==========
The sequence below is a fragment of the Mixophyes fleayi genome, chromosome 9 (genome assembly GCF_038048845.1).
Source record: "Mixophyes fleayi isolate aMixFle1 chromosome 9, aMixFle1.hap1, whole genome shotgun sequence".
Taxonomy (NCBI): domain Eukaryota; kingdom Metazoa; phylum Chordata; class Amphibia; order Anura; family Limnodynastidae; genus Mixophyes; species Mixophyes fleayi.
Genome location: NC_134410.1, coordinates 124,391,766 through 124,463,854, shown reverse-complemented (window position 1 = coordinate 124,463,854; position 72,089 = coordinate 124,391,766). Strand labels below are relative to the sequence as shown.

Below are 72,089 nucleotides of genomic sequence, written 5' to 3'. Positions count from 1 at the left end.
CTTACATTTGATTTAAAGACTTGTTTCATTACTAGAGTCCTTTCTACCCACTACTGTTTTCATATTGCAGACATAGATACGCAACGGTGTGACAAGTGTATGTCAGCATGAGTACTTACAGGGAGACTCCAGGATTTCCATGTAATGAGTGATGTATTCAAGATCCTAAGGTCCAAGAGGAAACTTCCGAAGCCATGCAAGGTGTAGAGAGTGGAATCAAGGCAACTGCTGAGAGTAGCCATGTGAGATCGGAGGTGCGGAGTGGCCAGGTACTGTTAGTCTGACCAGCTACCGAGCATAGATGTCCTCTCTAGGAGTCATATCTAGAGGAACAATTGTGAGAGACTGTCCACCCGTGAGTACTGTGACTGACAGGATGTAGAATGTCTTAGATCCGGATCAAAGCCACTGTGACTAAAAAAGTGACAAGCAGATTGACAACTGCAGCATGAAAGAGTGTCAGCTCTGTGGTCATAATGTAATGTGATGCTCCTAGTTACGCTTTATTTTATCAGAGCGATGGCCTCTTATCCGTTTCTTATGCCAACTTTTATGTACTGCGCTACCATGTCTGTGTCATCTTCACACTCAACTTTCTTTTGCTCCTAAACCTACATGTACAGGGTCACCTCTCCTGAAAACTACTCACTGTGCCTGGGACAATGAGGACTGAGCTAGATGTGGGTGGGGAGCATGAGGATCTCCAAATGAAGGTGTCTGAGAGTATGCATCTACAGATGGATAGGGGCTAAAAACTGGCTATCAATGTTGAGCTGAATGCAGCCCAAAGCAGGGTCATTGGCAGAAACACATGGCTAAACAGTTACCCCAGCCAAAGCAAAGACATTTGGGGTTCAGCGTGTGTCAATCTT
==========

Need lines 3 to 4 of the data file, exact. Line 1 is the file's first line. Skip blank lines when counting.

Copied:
Taxonomy (NCBI): domain Eukaryota; kingdom Metazoa; phylum Chordata; class Amphibia; order Anura; family Limnodynastidae; genus Mixophyes; species Mixophyes fleayi.
Genome location: NC_134410.1, coordinates 124,391,766 through 124,463,854, shown reverse-complemented (window position 1 = coordinate 124,463,854; position 72,089 = coordinate 124,391,766). Strand labels below are relative to the sequence as shown.